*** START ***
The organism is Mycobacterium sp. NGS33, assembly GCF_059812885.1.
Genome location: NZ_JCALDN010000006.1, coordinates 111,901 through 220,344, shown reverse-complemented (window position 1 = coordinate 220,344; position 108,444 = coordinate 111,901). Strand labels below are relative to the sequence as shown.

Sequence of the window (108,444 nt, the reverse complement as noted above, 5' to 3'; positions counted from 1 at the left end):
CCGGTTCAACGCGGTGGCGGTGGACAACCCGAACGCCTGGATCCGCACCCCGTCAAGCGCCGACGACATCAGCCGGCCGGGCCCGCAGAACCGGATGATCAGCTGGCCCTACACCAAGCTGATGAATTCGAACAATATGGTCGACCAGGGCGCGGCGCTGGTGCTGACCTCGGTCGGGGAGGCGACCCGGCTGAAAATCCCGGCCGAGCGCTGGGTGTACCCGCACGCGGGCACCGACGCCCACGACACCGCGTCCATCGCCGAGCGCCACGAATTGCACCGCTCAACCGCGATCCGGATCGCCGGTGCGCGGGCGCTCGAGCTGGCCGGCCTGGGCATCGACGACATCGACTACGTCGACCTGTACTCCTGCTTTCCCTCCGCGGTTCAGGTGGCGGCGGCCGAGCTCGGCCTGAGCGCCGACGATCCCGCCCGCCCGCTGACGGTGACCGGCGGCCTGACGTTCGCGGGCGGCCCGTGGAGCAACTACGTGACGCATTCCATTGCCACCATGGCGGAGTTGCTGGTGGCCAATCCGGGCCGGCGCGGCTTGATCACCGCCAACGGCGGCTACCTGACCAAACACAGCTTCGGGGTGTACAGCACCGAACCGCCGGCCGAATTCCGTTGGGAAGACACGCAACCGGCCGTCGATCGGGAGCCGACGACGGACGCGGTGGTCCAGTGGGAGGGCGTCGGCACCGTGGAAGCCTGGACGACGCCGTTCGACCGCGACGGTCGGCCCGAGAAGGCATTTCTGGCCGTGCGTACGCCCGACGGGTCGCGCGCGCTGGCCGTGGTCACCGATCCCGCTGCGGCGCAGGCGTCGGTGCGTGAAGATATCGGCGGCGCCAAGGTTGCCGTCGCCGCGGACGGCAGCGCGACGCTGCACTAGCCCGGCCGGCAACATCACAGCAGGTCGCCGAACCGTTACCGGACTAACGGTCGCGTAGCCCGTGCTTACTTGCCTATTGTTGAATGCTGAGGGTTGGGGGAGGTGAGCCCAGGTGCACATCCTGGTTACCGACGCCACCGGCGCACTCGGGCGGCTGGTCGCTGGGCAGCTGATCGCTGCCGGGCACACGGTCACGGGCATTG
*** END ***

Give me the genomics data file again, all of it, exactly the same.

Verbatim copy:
The organism is Mycobacterium sp. NGS33, assembly GCF_059812885.1.
Genome location: NZ_JCALDN010000006.1, coordinates 111,901 through 220,344, shown reverse-complemented (window position 1 = coordinate 220,344; position 108,444 = coordinate 111,901). Strand labels below are relative to the sequence as shown.

Sequence of the window (108,444 nt, the reverse complement as noted above, 5' to 3'; positions counted from 1 at the left end):
CCGGTTCAACGCGGTGGCGGTGGACAACCCGAACGCCTGGATCCGCACCCCGTCAAGCGCCGACGACATCAGCCGGCCGGGCCCGCAGAACCGGATGATCAGCTGGCCCTACACCAAGCTGATGAATTCGAACAATATGGTCGACCAGGGCGCGGCGCTGGTGCTGACCTCGGTCGGGGAGGCGACCCGGCTGAAAATCCCGGCCGAGCGCTGGGTGTACCCGCACGCGGGCACCGACGCCCACGACACCGCGTCCATCGCCGAGCGCCACGAATTGCACCGCTCAACCGCGATCCGGATCGCCGGTGCGCGGGCGCTCGAGCTGGCCGGCCTGGGCATCGACGACATCGACTACGTCGACCTGTACTCCTGCTTTCCCTCCGCGGTTCAGGTGGCGGCGGCCGAGCTCGGCCTGAGCGCCGACGATCCCGCCCGCCCGCTGACGGTGACCGGCGGCCTGACGTTCGCGGGCGGCCCGTGGAGCAACTACGTGACGCATTCCATTGCCACCATGGCGGAGTTGCTGGTGGCCAATCCGGGCCGGCGCGGCTTGATCACCGCCAACGGCGGCTACCTGACCAAACACAGCTTCGGGGTGTACAGCACCGAACCGCCGGCCGAATTCCGTTGGGAAGACACGCAACCGGCCGTCGATCGGGAGCCGACGACGGACGCGGTGGTCCAGTGGGAGGGCGTCGGCACCGTGGAAGCCTGGACGACGCCGTTCGACCGCGACGGTCGGCCCGAGAAGGCATTTCTGGCCGTGCGTACGCCCGACGGGTCGCGCGCGCTGGCCGTGGTCACCGATCCCGCTGCGGCGCAGGCGTCGGTGCGTGAAGATATCGGCGGCGCCAAGGTTGCCGTCGCCGCGGACGGCAGCGCGACGCTGCACTAGCCCGGCCGGCAACATCACAGCAGGTCGCCGAACCGTTACCGGACTAACGGTCGCGTAGCCCGTGCTTACTTGCCTATTGTTGAATGCTGAGGGTTGGGGGAGGTGAGCCCAGGTGCACATCCTGGTTACCGACGCCACCGGCGCACTCGGGCGGCTGGTCGCTGGGCAGCTGATCGCTGCCGGGCACACGGTCACGGGCATTG